The former head of the Ketchum Community Development Corporation is accused in California of stealing money from his former employer.
He's also accused in Montana of strangling his wife.
It's been quite a week for 50-year-old Gary Rapport. On Monday he was earning a six-figure salary as executive director of CDC. On Tuesday he resigned after allegations surfaced of a felony burglary charge in California. He was arrested later that day on a California warrant and spent that evening in the Blaine County Jail.
Rapport was charged Wednesday in Blaine County Magistrate Court with being a fugitive from justice. He remained incarcerated on Thursday, unable to come up with the $150,000 bond he needs to get out of jail.
Out-of-state criminal charges
The burglary charge out of California dates back to 1997 when Rapport allegedly stole money from Leisure World Market, a grocery store in Seal Beach. A detective who investigated the case declined to say how much Rapport allegedly stole, but told the Idaho Mountain Express on Thursday that Rapport had formerly been employed at Leisure World but was not employed at the store when the theft occurred.
"There was no force in taking the money; he just took it," alleged Seal Beach Detective Gary Krogman, who explained that under California law the charge of burglary is defined as entering an establishment with the intent of stealing something.
Krogman said Rapport was a suspect in the theft, but couldn't be located until 2001, when he voluntarily surrendered to authorities.
"He turned himself in, had a couple of court dates, posted bail and just disappeared," said Krogman. "We've been looking for him for 11 years."
An arrest warrant was issued for Rapport in June of 2002 when he failed to appear for a preliminary hearing on the charge. He was free on $15,000 bond at the time.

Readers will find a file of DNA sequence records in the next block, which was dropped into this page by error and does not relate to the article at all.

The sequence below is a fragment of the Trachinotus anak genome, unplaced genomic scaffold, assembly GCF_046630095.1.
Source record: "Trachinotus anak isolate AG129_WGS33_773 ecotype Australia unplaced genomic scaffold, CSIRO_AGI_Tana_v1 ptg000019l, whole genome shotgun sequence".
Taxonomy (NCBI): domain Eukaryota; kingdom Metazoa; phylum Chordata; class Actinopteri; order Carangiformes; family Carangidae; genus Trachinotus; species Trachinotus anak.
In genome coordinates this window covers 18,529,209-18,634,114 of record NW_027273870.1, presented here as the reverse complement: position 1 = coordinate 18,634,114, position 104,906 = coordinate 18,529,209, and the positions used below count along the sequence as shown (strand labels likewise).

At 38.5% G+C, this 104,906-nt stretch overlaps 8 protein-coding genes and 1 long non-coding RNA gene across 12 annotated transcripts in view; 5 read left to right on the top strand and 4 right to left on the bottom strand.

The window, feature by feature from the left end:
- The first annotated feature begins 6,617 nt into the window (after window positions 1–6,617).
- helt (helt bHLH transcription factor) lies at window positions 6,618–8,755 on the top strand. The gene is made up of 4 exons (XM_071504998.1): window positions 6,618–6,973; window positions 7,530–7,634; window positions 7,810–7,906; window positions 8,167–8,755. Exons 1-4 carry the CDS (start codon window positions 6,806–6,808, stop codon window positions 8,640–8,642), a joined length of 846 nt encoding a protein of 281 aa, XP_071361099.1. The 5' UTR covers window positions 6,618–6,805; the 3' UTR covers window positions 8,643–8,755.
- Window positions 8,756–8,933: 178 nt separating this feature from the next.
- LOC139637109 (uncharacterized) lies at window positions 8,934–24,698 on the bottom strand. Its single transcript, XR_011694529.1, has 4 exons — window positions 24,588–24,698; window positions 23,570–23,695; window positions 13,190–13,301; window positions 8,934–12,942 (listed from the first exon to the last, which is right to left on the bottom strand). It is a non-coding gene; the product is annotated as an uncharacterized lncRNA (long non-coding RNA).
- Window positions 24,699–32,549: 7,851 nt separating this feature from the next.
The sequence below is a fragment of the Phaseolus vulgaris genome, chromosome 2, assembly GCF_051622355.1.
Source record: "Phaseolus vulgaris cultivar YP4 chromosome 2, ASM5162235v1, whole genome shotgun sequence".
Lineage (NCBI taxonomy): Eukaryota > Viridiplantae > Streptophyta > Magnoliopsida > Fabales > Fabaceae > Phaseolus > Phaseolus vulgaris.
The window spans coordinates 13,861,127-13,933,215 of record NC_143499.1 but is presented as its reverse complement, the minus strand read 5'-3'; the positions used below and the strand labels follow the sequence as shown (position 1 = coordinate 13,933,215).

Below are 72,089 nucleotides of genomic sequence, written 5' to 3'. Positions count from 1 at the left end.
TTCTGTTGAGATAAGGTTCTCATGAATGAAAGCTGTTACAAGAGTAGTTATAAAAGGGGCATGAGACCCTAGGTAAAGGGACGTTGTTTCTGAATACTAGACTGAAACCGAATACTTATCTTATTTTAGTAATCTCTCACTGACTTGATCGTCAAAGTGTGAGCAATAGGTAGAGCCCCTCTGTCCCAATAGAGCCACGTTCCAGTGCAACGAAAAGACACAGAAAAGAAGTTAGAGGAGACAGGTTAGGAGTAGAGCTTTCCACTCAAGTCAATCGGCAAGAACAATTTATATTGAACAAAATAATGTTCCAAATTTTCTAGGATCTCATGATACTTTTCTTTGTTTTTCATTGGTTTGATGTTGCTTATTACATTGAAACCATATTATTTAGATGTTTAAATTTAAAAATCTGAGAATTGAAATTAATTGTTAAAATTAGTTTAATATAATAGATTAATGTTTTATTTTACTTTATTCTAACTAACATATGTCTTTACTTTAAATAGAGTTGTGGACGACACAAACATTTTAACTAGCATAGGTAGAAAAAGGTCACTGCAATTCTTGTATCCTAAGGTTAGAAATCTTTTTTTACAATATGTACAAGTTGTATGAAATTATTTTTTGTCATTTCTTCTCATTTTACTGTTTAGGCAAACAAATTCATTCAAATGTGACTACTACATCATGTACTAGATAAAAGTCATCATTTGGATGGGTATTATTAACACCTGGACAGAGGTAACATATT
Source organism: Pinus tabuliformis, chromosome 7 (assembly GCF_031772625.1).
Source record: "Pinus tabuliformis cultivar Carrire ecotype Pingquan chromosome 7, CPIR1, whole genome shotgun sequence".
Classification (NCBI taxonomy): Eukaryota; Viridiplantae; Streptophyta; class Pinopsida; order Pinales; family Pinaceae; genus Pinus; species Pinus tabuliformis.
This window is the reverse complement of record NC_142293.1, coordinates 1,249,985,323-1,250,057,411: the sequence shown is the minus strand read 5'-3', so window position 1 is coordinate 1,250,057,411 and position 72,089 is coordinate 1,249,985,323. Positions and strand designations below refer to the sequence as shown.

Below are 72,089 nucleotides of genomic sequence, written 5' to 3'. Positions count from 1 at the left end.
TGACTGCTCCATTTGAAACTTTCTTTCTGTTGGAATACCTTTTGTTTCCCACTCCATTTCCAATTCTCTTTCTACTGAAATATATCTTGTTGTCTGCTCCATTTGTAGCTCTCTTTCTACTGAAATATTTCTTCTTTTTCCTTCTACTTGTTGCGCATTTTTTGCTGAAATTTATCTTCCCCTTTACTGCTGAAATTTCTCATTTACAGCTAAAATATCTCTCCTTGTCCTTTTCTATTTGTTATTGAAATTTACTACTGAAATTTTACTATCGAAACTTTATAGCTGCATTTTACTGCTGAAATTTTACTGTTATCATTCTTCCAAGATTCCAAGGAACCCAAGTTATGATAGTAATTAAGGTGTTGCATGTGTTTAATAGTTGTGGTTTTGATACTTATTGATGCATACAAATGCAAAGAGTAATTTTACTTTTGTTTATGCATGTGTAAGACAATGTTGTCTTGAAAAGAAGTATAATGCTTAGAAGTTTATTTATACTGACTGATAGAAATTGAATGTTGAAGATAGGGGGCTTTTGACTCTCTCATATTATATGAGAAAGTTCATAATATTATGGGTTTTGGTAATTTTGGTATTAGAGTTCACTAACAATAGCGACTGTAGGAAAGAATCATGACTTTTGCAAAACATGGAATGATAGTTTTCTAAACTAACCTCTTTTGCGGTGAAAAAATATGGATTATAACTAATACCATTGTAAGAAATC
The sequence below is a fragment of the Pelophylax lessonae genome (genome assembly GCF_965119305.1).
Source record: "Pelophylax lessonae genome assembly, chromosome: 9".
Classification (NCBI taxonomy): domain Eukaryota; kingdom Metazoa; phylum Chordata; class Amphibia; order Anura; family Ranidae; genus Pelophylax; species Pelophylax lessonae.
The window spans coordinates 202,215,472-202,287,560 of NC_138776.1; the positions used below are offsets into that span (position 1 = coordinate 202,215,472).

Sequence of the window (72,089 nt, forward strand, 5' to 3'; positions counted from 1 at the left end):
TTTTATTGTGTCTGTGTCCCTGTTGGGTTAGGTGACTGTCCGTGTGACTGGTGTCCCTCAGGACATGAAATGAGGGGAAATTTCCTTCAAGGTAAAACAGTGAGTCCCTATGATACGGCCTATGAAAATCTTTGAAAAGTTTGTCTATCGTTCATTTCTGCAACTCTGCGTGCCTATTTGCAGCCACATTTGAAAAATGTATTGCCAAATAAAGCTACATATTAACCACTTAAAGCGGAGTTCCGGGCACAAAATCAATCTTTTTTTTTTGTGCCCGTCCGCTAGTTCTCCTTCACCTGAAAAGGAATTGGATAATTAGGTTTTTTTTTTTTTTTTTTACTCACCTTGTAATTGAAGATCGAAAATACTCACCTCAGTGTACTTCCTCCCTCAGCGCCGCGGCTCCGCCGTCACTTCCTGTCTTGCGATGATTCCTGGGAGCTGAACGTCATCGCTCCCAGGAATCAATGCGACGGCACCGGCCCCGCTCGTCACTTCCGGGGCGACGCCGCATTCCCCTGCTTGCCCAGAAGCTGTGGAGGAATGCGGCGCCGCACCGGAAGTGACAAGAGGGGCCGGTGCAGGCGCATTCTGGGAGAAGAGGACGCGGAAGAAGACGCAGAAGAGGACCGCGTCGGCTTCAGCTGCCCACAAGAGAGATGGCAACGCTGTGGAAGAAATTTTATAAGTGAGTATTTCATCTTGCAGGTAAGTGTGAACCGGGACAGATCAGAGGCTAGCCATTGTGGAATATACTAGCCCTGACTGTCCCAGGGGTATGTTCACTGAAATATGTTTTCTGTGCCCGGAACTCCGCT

Seal Beach authorities became aware of Rapport's whereabouts when they were contacted earlier this week by the Ketchum Police Department.
Blaine County Deputy Prosecuting Attorney Matt Fredback said that Rapport also faces an aggravated assault charge in, Bozeman, Mont., where Rapport lived prior to moving to Ketchum.
The Times-News reported in its Thursday edition that the charge stems back to Dec. 25, 2007 when Rapport allegedly "strangled his wife until she was unconscious." The Times-News further quoted court records and reported that Rapport is scheduled for trial on the charge on Sept. 11.
Fredback said Thursday that he is not aware of any other charges against Rapport. He said Rapport is only charged in Blaine County with being a fugitive from justice.
Fugitive from justice
Rapport was arraigned on the charge Wednesday afternoon before Judge Mark Ingram, who presided over the hearing via telephone hookup from his office in Shoshone.
Ingram set bond at $150,000 and appointed the Roark Law Firm of Hailey to represent Rapport under its public defender contract with Blaine County. Firm attorney Kevin Cassidy represented Rapport at Wednesday's hearing.
Cassidy told the court that Rapport will fight extradition to California and requested an "identification hearing," which Ingram scheduled for 1:30 p.m. on July 17.